I find it a bit strange to say this, considering everything that happened last year, but we are in a period of unprecedented uncertainty as far as investing goes.
I regularly read and hear commentary covering both sides of where the stock market will go for the rest of 2021. As I went through my morning news feeds, I noted some interesting commentary that points toward potential (or even ongoing) stock market disruption. Here are some thoughts and quotes.
So far, 2021 has been what I call the “year of the low-information trader.” Individuals who have never invested are now trading on Robinhood-type apps, following stock ideas they get from social media. I think this quote from Jim Cramer is a backdoor comment about these new traders: “If you don’t know if the company makes money, you shouldn’t be owning the stock.”
I don’t pay much attention to the hot tech stocks, especially the high flyers that promise to be profitable eventually, just not someday soon. So I was a bit surprised that according to CNBC, Tech stocks are down 25% to 50%.
Wow! That’s bear market territory. I have watched with fascination as Kathy Wood’s ARK Innovation ETF (ARKK) gained 150% when the fund had very little in the way of assets… and then after it was discovered and investors piled in, the fund’s share price took a tumble. As I write this, ARKK is off 38% from the fund’s February 2021 peak.
Cryptocurrencies are another hot topic for traders. The theory is that cryptos can, to a certain extent, replace good old U.S. dollars. However, the crypto values remain highly volatile. I took the following quote from a Bloomberg email update following the news that Tesla has suspended its policy of letting customers pay for a new car with Bitcoin, as announced by Elon Musk.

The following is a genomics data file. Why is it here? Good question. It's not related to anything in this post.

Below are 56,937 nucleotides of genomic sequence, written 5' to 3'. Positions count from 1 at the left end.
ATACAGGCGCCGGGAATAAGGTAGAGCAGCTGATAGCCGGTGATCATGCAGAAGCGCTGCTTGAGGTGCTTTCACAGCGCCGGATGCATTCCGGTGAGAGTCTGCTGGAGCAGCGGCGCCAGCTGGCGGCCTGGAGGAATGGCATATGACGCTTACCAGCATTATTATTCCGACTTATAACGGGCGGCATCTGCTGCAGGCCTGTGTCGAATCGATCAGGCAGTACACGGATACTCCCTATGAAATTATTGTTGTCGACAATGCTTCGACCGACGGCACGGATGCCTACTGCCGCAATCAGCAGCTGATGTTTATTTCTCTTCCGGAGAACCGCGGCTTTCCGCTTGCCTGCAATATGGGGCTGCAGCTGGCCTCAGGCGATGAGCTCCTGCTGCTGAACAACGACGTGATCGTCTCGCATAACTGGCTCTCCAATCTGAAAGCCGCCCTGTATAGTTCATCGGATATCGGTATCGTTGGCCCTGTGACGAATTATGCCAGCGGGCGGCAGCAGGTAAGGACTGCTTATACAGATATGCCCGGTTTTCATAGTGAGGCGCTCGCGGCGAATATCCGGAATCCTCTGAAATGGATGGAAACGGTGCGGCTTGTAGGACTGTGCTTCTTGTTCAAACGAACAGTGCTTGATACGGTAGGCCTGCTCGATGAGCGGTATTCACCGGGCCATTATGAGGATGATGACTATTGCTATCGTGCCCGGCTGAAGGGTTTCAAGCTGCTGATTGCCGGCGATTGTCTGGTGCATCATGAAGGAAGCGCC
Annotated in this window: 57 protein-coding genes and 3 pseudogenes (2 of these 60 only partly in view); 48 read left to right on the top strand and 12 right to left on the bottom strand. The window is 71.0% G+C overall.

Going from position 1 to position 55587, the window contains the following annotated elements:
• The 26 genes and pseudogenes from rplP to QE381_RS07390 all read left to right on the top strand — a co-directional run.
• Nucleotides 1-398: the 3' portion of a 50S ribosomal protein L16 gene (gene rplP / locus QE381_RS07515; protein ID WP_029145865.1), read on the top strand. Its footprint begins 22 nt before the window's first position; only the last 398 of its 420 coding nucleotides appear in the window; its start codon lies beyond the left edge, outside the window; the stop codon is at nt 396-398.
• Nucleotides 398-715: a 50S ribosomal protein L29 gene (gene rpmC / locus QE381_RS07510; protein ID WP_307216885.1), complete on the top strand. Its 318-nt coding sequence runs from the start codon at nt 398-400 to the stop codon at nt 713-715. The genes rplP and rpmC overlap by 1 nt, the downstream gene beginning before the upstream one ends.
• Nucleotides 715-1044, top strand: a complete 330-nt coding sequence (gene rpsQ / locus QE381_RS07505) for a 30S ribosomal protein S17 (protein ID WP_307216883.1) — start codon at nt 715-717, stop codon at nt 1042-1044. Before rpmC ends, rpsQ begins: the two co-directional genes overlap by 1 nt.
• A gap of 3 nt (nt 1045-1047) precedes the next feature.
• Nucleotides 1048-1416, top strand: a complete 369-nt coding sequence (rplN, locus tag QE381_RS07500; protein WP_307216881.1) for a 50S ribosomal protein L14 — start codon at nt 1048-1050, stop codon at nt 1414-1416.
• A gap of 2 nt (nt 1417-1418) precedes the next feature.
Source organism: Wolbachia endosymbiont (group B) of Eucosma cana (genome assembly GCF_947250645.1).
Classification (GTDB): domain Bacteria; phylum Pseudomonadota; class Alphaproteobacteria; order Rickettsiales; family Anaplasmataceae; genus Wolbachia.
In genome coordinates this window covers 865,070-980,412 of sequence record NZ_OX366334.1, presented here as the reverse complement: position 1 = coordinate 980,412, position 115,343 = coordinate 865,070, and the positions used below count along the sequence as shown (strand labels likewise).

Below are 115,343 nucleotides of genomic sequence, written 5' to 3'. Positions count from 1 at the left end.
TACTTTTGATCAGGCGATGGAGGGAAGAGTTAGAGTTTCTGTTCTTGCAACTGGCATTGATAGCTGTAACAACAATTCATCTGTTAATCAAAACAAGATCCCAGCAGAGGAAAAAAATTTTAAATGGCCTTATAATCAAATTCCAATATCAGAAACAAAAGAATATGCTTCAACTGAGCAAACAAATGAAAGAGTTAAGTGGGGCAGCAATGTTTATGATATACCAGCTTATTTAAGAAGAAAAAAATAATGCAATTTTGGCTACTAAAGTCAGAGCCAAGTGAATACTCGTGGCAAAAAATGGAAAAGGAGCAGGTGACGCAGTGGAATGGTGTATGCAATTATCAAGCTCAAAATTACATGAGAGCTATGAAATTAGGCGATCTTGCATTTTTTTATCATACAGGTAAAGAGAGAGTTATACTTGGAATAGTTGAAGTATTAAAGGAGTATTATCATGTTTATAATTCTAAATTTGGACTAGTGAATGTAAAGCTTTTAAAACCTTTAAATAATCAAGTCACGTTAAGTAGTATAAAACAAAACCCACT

Musk’s online persona seems to have an influence over the value of Bitcoin, and, as Paul Donovan of UBS wrote in a recent client letter, “if one person can dramatically alter spending power, the ‘stable store of value’ criteria of a currency is not met.”
Then we get an April annual inflation rate of 4.2% the largest year-over-year increase since 2008. The Federal Reserve continues to say that this current bout of high inflation will be temporary. As Ben Hunt of Epsilon Theory put it: “Transitory inflation is the new subprime is contained.” Subprime mortgages ended up triggering that Great Financial crisis, which peaked in 2008.
I hope these news bites give you the feeling that I have, which is that for investors, the future is very uncertain.
That uncertainty makes the high-yield investments I recommend to my Dividend Hunter subscribers even more appealing here in the middle of 2021. I suggest you give up on guessing which way prices, stocks, and crypto will go next, and instead put your money to work, earning a solid dividend income. The Dividend Hunter recommendations list has an average yield of around 8%.
And real cash 8% annual returns may be the best game going for the rest of this year and even into 2022.